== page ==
As you approach Marburg from the east, driving from Ipswich or Brisbane, you pass through the river plains and by Blacksoil. The mountain ranges separating you from Brisbane march along to the right of your peripheral vision and flat land spreads out to either side. Almost unnoticeably the road begins to climb until a long steep slope sweeps you past Haigslea and into the hills. Making a sharp turn off the highway, you descend into the Marburg valley. Black Snake Creek and assorted swampy patches mark the town’s centre. At the main intersection (pub, community centre, corner shop, post office cum real estate cum antique store) you look west to see the road rising sharply from the valley floor, climbing back up to meet the highway partway up the hill.
Driving from the north, you wend your way through various tiny townships, following the course of Black Snake Creek until you enter the Marburg valley. To your west and east are the hills. Traversing the valley you start to climb again to the hills of Tallegalla. Over these hills, you drop sharply past the coalmines to the wide floodplain of the Bremer River and its associated towns, Rosewood, Grandchester, Amberley airbase and points further south.
From the west, you cross the fertile salad bowl of the Lockyer Valley. Travelling at 100 kph you speed through Plainlands and Hattonvale. Across your windscreen spreads a scrubby stain of hills slashed by the climbing highway. Over the first low range you descend again into the Minden valley before climbing steadily and finally dropping into the Marburg Valley. Smoothly accelerating past the labouring trucks, I always think of the early settlers, getting out of their wagons and later their cars, so that the climb over the hills could be made. Cutting across the highway, you open your window and undulate slowly down into the valley, passing hoop pines, old houses, frangipani and bouganvillea-festooned fences. It feels as if you have entered a different world simply by leaving the highway.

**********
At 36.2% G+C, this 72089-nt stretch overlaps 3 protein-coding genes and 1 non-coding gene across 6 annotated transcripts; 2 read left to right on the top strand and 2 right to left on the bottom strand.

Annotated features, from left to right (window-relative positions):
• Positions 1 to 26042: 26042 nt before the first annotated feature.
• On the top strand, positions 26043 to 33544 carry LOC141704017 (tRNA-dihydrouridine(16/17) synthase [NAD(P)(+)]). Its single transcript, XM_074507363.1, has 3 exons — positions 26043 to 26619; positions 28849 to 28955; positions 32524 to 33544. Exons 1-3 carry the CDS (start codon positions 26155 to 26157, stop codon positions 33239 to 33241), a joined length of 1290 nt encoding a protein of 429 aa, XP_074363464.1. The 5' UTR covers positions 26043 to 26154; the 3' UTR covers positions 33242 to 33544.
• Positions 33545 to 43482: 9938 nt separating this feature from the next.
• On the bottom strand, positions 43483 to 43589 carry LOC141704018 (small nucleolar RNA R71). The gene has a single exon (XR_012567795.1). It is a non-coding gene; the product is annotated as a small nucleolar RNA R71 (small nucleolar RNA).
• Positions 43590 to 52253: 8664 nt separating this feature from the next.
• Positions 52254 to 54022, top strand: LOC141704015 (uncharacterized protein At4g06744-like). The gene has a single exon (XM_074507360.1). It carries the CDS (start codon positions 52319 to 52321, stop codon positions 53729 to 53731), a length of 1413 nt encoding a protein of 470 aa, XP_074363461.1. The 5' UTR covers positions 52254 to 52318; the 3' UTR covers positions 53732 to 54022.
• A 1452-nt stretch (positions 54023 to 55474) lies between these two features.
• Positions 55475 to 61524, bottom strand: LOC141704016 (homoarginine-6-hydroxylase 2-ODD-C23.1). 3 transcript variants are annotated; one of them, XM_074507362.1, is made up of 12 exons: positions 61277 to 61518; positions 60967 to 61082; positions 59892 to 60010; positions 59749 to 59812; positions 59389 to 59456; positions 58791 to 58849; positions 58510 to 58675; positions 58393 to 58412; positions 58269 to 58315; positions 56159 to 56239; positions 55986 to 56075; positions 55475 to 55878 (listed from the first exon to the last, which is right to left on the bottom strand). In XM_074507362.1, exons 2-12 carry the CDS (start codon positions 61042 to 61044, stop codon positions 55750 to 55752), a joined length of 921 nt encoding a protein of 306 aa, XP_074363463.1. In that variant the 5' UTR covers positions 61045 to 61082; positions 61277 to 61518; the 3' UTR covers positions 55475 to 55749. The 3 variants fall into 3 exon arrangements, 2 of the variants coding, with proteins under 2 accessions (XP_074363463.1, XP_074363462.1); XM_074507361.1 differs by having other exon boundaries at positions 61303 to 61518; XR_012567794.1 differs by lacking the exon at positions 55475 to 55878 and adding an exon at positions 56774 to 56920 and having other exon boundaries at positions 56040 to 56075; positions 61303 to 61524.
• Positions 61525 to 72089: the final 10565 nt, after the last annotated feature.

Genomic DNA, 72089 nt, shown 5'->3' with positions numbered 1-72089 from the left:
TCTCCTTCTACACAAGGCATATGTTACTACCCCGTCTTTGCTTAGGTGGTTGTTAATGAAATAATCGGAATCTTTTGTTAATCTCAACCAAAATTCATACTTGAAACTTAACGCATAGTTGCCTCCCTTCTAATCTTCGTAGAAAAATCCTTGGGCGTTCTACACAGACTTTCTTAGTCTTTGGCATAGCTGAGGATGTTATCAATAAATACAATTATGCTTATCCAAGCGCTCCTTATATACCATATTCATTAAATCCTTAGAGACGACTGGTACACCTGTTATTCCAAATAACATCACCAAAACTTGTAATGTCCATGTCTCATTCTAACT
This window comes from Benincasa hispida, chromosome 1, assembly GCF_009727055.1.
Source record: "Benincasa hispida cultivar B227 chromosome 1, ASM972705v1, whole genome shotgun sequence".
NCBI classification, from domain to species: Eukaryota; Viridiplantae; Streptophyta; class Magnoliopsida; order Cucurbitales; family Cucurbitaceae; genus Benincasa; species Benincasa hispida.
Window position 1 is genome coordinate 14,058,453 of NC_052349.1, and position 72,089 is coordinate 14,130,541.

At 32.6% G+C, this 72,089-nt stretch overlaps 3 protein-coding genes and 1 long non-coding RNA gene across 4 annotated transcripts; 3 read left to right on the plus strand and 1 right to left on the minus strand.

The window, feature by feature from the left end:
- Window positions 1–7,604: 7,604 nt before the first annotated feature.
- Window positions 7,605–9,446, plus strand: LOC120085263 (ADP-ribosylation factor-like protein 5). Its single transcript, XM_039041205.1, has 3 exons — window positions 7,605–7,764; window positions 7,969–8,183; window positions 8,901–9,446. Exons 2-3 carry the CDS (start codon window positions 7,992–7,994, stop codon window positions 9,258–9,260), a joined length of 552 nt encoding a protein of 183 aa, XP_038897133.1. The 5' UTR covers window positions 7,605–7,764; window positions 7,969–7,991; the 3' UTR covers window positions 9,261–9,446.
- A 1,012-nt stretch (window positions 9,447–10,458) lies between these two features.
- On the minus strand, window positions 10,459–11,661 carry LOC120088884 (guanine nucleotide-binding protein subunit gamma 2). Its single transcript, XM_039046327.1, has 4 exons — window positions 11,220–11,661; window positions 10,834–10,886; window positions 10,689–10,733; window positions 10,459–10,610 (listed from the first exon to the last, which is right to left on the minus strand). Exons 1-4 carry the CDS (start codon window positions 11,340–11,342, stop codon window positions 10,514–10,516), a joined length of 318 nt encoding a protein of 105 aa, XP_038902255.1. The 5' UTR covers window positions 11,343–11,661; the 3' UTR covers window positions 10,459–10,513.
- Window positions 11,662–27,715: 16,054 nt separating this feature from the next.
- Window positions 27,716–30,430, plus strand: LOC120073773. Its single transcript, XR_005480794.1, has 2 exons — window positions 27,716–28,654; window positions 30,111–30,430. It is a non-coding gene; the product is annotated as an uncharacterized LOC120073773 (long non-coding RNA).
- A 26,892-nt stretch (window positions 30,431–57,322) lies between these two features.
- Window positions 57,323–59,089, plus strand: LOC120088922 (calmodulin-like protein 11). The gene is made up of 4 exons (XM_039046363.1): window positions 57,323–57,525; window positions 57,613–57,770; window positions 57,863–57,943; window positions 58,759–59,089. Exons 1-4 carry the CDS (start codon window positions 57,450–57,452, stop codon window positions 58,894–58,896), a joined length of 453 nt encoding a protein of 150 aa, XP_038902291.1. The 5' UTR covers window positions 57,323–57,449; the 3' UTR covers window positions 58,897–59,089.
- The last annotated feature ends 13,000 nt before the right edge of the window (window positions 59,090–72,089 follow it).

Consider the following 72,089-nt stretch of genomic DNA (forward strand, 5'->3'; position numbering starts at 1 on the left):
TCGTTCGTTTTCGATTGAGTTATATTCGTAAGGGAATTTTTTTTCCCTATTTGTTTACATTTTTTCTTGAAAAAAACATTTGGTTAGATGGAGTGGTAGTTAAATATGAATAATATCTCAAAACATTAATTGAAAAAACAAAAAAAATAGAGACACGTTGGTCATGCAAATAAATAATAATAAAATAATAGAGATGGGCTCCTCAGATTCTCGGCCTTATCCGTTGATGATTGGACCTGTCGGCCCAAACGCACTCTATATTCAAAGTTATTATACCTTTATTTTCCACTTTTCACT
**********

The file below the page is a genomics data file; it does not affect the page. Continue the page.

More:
This Rosewood Scrub, bracketed by the more fertile Plainlands and Blacksoil was the least valuable land, at least in the eyes of Queensland land selectors. These hills were the leavings with the plains being the preferred choice. Yet the irony today is that the farms so painstakingly cleared from the scrub are prime real estate. The hills harbour judges, retired real estate moguls, medical specialists, retired academics, accountants, builders, architects, professionals of all kinds. Long-time residents co-exist with “tree-changers.” Many of these new residents are active in community organisations with new ideas and ways of doing things. Some write blogs. Generally, conflict is avoided or at least, no more than in any other small town. It is clear though that the Rosewood Scrub has changed greatly over time.